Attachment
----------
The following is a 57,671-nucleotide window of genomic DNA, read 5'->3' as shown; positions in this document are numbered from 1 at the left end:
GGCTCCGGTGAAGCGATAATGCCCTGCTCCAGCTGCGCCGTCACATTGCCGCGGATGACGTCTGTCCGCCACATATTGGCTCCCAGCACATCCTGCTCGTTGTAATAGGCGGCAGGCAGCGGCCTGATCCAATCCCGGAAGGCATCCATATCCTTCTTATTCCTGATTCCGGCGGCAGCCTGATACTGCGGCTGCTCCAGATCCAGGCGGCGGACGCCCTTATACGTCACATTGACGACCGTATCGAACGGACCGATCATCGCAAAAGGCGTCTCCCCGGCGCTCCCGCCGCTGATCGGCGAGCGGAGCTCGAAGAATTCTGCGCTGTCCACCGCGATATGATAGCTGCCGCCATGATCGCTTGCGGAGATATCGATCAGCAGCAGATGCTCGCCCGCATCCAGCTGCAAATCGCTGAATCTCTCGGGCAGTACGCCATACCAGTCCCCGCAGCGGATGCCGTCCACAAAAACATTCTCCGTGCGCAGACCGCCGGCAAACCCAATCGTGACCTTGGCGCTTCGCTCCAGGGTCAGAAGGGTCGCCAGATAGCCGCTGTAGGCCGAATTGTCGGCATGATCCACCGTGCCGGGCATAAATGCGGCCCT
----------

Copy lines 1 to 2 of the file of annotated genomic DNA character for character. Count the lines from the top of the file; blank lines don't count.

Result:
The following is a 57,671-nucleotide window of genomic DNA, read 5'->3' as shown; positions in this document are numbered from 1 at the left end:
GGCTCCGGTGAAGCGATAATGCCCTGCTCCAGCTGCGCCGTCACATTGCCGCGGATGACGTCTGTCCGCCACATATTGGCTCCCAGCACATCCTGCTCGTTGTAATAGGCGGCAGGCAGCGGCCTGATCCAATCCCGGAAGGCATCCATATCCTTCTTATTCCTGATTCCGGCGGCAGCCTGATACTGCGGCTGCTCCAGATCCAGGCGGCGGACGCCCTTATACGTCACATTGACGACCGTATCGAACGGACCGATCATCGCAAAAGGCGTCTCCCCGGCGCTCCCGCCGCTGATCGGCGAGCGGAGCTCGAAGAATTCTGCGCTGTCCACCGCGATATGATAGCTGCCGCCATGATCGCTTGCGGAGATATCGATCAGCAGCAGATGCTCGCCCGCATCCAGCTGCAAATCGCTGAATCTCTCGGGCAGTACGCCATACCAGTCCCCGCAGCGGATGCCGTCCACAAAAACATTCTCCGTGCGCAGACCGCCGGCAAACCCAATCGTGACCTTGGCGCTTCGCTCCAGGGTCAGAAGGGTCGCCAGATAGCCGCTGTAGGCCGAATTGTCGGCATGATCCACCGTGCCGGGCATAAATGCGGCCCT